In the 2nd bowl…

  • 300ml soured cream
  • 40g cornflour, sieved

Mix those two together to a smooth blend. Then fold that into the main cheesecake mix.

By about now, the 10 minutes should be up and the base baked. Leave the oven on, you’ll need it in a mo.

Pour the mix into the spring-sided tin, smooth over the top. You should have something that looks like this:

One on the shelf, ready to go.

Into the oven it goes, middle shelf, bake for 45 minutes and this is where it gets techincal…

Switch off the oven, crack the door open a fraction, and leave it to cool down for a couple or 3 hours. Take it out of the oven, run a blunt knife around the inside of the tin to separate it from the metal. Take the spring-side away. Now make the ganache…

Final ingredients:

  • 150ml double cream, heated to near-boiling
  • 140g dark chocolate. Bourneville is perfect, chopped into tiny little bits.

Pour the hot cream over the chocolate in a bowl, stir until it’s all melted together, then place the whole thing into a large tub of cold water to cool it down and thicken it up.

Once it’s cooler and thicker, pour it over the top of the chesecake, whack the whole thing in the fridge overnight to chill. This is what turns it from an excellent dish into something truly amazing. Something happens with that overnight chill that gives it a final creamy texture, really finishes the job properly. It’s amazing.

Then cut yourself a slice and enjoy the breakfast of champions.

Oh, yeah.

Categories
Recipe Shed

Harira – Moroccan Chicken Soup

There are about as many variations on this recipe as there are families in Morocco, or so I’m told.  This one came to me through a book on world street food and takes a little preparation – but some of that can be short-cutted if you’re in a rush.

It’s rich, hearty, winter-warming, and I can’t make less than a small vat of the stuff.

Serves a family of 7 comfortably.  If you want to make more, use the quantities in brackets to serve a churchful of hungry lent-lunchers and still have enough left over to feed the family that night and over the weekend to come.  Seriously, I can’t seem to make a small quantity of this stuff.

Quick spin round the ingredients, Clive, then back to me.

  • 1 (2) Medium chicken (1.5kg ish)
  • 2 (8) tbsp butter
  • 2 (8) tbsp olive oil
  • 2 (6-7) large onions, sliced
  • 6 (all the garlic in the house) cloves garlic, finely chopped
  • Salt and ground black pepper to taste
  • 1tsp (4) ground turmeric
  • 1tsp (4) ground cinnamon
  • 2 (8) large, ripe tomatoes, diced
  • 1 (4) cup dried chickpeas
  • 1 (2-3) cup short-grained rice
  • 1/2 (2) cup plain flour
  • Parsley
  • 2 (6) eggs
  • Lemons

The night before you want to make the soup…

Pressure cook the chicken.  Put in the pressure cooker with enough water to cover, add a carrot (broken into chunks), a quartered onion (skin still on), 2-3 tsp salt and a dozen or so whole black peppercorns.  I like to sling in a teaspoon or so of ground turmeric at this point.  20 minutes on high pressure, allow to cool.  Strain off the stock and keep it, separate the meat from the bones – shred the meat and save that, all the squidgy bits of carcass (including the soft, pressure-cooked bones) can go to the dog.  He’s now your bestest friend in the whole world EVER.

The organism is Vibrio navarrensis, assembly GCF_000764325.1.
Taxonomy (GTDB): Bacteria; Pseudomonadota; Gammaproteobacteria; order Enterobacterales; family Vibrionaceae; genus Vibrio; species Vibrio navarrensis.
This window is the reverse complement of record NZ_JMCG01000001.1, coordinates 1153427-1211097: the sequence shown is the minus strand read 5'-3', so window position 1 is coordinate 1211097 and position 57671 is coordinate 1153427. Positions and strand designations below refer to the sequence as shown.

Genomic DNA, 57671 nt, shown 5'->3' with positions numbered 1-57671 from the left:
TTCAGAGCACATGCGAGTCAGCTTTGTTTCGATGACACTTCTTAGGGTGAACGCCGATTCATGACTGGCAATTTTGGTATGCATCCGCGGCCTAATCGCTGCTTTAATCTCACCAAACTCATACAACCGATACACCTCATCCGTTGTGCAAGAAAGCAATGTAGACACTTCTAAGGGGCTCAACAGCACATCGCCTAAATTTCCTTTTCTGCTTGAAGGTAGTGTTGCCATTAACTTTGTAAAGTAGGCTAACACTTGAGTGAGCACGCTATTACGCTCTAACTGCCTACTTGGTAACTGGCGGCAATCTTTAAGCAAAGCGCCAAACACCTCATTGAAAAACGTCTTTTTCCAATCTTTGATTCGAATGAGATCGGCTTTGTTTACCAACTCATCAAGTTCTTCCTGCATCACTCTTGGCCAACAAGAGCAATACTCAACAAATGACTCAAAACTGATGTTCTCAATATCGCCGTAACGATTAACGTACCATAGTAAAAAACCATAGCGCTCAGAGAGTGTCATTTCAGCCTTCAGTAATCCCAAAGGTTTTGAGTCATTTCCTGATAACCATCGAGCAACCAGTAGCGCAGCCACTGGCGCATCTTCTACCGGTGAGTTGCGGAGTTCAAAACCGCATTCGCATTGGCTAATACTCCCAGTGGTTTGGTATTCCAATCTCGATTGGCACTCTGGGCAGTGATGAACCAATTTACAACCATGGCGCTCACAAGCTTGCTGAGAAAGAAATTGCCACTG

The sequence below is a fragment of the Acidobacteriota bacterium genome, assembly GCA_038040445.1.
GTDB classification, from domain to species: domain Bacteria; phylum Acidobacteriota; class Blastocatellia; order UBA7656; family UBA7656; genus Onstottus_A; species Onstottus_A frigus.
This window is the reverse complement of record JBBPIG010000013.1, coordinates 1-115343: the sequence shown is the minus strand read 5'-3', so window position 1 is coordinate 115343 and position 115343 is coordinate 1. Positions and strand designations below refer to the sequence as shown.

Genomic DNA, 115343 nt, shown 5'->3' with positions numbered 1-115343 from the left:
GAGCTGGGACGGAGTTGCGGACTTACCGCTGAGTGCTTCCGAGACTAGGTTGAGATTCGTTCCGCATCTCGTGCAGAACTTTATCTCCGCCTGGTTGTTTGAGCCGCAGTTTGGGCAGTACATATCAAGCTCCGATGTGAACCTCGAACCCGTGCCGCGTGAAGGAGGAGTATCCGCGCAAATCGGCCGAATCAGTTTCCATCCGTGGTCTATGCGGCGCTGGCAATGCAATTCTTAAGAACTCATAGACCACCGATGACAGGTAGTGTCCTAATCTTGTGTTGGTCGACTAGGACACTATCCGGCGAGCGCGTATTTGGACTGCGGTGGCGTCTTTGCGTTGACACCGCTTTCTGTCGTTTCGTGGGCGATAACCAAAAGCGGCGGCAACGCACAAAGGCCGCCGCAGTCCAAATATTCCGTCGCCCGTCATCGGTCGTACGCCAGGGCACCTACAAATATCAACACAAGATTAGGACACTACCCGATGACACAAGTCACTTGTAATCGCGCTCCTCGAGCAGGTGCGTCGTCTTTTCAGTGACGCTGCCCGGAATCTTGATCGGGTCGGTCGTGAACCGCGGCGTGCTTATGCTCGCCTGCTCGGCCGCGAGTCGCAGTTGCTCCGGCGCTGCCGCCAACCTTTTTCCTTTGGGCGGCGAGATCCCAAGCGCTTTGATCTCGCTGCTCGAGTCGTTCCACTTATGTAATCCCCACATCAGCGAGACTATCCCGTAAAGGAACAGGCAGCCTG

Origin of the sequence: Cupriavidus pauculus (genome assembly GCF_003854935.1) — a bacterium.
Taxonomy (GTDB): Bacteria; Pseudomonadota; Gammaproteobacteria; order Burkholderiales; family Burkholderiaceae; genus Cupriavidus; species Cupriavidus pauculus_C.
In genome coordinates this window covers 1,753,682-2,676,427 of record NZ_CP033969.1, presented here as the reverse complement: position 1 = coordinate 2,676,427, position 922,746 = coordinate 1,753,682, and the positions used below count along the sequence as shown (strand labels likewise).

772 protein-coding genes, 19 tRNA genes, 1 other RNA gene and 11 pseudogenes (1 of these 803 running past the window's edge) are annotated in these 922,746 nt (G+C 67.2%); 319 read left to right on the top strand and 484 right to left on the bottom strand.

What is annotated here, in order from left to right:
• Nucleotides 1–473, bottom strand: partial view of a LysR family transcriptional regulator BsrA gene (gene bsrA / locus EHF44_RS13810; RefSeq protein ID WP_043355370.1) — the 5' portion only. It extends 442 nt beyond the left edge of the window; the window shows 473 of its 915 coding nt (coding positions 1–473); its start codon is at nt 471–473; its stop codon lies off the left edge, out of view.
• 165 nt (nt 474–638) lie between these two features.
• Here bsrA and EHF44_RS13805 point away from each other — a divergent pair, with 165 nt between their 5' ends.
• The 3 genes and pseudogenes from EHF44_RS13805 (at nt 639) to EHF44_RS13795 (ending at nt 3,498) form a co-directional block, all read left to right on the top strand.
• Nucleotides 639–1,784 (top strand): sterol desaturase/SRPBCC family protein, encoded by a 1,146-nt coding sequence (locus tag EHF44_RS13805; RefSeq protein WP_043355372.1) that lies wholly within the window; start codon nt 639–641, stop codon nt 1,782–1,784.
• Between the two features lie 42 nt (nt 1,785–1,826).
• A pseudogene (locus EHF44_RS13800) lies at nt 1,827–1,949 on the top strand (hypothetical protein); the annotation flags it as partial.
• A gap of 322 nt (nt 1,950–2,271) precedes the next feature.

You can shortcut this by buying cooked chicken and using chicken stock you’ve already got, but if you make your own stock you can control the flavours so much more.

Dissolve the 1/2 cup plain flour in a cup of water and leave it to stand overnight.  Not found a way to shortcut this one.  Answers in the comments below, please!

Put the chickpeas in a bowl and cover with water until they’re about 3-4cm under.  They’re going to absorb the water and expand, so check on them and make sure they’re still covered at some point.  You can bypass this by using 2 tins of chickpeas as they’re pre-soaked for your convenience.

The Main Method

Big, deep, pan.  We’re talking stock pot, jam pan, that sort of thing.  Well, we are if you’ve quadrupled the ingredients.  You can probably get away with something smaller, but not a lot.  Heat the butter and oil, fry the sliced onions and garlic until soft and translucent.  Add the turmeric, cinnamon, salt, pepper, and diced tomatoes.  Simmer this until it reduces to a gorgeous thick sauce.  Smells fantastic at this stage.  Add the drained chickpeas, rice, chicken stock.  Simmer until the chickpeas are cooked through.  This takes about an hour, less if you’re using pre-soaked chickpeas.

If it starts to stick and looks really gloopy, add more stock.  The final consistency is pretty thick and sticky, but you want to serve it by the bowl, not by the slice.  It’s amazing how much liquid the rice soaks up, so just keep adding a cup or 2 of stock as required.  Each time you add stock, check the seasoning of the mix.  Chicken is remarkably bland, it’s amazing what a pinch of salt and a grate of pepper will do.

2 man job, this stage.  One to stir, one to pour.  First, pour in the flour and water mix into the soup in a thin, steady, stream.  The second person at this stage is to keep stirring to ensure it’s thoroughly mixed as it’s added in.  If you can persuade them to keep stirring for the next 15 minutes, go for it.  Otherwise, dismiss them for now, but let them know they’ll be needed again in a quarter of an hour.  Stir frequently throughout the next 15 minutes.

Add the shredded chicken meat back in, mix thoroughly, give it a couple of minutes then take it off the heat.  Chop the parsley, add and mix.  Finally, beat the egg and get your assistant back.  Just as with the flour, pour the beaten eggs into the soup, stirring all the while.

Last, but not least, juice the lemons and stir the juice in.

Serve with chunks of fresh bread.

You can adjust and adapt this recipe with whatever you happen to have on hand.  Got a load a lovely, fresh, chillies?  Add them in!